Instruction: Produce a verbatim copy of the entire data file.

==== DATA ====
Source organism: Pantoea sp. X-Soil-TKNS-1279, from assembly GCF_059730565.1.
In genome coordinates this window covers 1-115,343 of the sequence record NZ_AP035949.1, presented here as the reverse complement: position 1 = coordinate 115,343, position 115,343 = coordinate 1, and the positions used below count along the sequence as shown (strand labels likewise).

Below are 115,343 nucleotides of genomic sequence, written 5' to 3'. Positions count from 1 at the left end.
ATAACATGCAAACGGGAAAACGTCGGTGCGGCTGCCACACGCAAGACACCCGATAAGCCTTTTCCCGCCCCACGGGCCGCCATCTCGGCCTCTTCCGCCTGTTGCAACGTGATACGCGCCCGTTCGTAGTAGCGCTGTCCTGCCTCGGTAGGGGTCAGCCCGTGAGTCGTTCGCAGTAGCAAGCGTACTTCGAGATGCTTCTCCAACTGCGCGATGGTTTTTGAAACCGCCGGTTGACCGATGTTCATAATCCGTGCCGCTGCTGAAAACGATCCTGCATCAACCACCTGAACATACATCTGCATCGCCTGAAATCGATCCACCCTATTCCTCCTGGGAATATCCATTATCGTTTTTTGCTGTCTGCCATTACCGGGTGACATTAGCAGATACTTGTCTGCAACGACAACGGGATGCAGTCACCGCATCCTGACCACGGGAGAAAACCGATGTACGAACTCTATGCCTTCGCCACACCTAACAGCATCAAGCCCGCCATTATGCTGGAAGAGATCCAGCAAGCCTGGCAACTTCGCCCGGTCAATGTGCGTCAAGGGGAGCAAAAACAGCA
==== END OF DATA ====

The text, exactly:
Source organism: Pantoea sp. X-Soil-TKNS-1279, from assembly GCF_059730565.1.
In genome coordinates this window covers 1-115,343 of the sequence record NZ_AP035949.1, presented here as the reverse complement: position 1 = coordinate 115,343, position 115,343 = coordinate 1, and the positions used below count along the sequence as shown (strand labels likewise).

Below are 115,343 nucleotides of genomic sequence, written 5' to 3'. Positions count from 1 at the left end.
ATAACATGCAAACGGGAAAACGTCGGTGCGGCTGCCACACGCAAGACACCCGATAAGCCTTTTCCCGCCCCACGGGCCGCCATCTCGGCCTCTTCCGCCTGTTGCAACGTGATACGCGCCCGTTCGTAGTAGCGCTGTCCTGCCTCGGTAGGGGTCAGCCCGTGAGTCGTTCGCAGTAGCAAGCGTACTTCGAGATGCTTCTCCAACTGCGCGATGGTTTTTGAAACCGCCGGTTGACCGATGTTCATAATCCGTGCCGCTGCTGAAAACGATCCTGCATCAACCACCTGAACATACATCTGCATCGCCTGAAATCGATCCACCCTATTCCTCCTGGGAATATCCATTATCGTTTTTTGCTGTCTGCCATTACCGGGTGACATTAGCAGATACTTGTCTGCAACGACAACGGGATGCAGTCACCGCATCCTGACCACGGGAGAAAACCGATGTACGAACTCTATGCCTTCGCCACACCTAACAGCATCAAGCCCGCCATTATGCTGGAAGAGATCCAGCAAGCCTGGCAACTTCGCCCGGTCAATGTGCGTCAAGGGGAGCAAAAACAGCA